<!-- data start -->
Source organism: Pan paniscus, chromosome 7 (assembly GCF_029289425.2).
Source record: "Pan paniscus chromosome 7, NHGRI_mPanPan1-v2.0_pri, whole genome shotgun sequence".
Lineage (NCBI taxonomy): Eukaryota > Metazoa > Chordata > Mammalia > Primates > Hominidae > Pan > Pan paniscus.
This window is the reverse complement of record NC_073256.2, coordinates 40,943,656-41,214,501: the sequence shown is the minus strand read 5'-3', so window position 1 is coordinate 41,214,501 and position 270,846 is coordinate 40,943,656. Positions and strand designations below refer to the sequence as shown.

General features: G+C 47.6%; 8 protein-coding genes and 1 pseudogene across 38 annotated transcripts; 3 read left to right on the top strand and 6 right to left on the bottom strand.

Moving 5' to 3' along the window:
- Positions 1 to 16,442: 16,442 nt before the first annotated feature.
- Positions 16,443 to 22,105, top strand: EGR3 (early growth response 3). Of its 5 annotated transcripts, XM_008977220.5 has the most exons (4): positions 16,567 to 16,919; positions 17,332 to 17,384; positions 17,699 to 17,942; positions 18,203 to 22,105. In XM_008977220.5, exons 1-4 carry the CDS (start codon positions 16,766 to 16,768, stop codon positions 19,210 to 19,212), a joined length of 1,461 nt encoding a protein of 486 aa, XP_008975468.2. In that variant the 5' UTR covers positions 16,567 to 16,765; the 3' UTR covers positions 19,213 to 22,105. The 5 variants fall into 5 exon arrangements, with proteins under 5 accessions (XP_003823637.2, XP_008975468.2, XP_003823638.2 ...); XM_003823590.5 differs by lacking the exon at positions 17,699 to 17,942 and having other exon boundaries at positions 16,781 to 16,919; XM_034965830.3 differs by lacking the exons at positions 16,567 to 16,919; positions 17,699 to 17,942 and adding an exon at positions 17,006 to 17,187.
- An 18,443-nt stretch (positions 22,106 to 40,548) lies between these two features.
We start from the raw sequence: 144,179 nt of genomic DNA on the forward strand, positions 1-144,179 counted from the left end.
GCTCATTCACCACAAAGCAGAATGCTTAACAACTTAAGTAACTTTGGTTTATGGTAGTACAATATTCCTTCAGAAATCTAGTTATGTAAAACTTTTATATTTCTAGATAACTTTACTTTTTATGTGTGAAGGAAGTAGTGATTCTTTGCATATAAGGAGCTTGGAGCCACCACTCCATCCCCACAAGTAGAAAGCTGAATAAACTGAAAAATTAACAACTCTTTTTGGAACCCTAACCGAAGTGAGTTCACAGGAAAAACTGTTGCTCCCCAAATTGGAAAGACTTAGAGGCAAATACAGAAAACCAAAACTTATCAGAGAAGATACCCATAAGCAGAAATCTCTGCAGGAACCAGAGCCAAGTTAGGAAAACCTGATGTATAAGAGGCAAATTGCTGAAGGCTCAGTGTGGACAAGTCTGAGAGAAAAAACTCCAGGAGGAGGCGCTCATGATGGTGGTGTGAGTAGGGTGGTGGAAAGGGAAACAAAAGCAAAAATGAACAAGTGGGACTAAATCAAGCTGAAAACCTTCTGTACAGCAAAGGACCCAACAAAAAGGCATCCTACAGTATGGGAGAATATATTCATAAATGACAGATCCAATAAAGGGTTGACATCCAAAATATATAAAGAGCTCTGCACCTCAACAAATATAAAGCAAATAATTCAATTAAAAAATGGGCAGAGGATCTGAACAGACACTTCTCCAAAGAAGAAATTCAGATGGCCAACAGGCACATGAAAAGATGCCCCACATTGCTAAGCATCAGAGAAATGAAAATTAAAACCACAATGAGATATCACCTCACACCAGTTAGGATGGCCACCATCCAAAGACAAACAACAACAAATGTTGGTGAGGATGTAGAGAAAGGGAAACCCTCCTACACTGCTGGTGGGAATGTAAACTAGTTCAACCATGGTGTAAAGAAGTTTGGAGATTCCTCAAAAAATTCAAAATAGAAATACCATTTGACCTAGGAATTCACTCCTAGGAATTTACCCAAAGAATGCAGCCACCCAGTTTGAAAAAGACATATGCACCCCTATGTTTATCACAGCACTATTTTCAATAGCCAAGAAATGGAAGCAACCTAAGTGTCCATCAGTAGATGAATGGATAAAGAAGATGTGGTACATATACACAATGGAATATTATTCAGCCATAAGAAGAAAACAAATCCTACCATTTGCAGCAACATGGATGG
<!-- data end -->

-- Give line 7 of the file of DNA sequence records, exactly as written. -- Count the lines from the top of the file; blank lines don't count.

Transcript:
- Positions 1 to 16,442: 16,442 nt before the first annotated feature.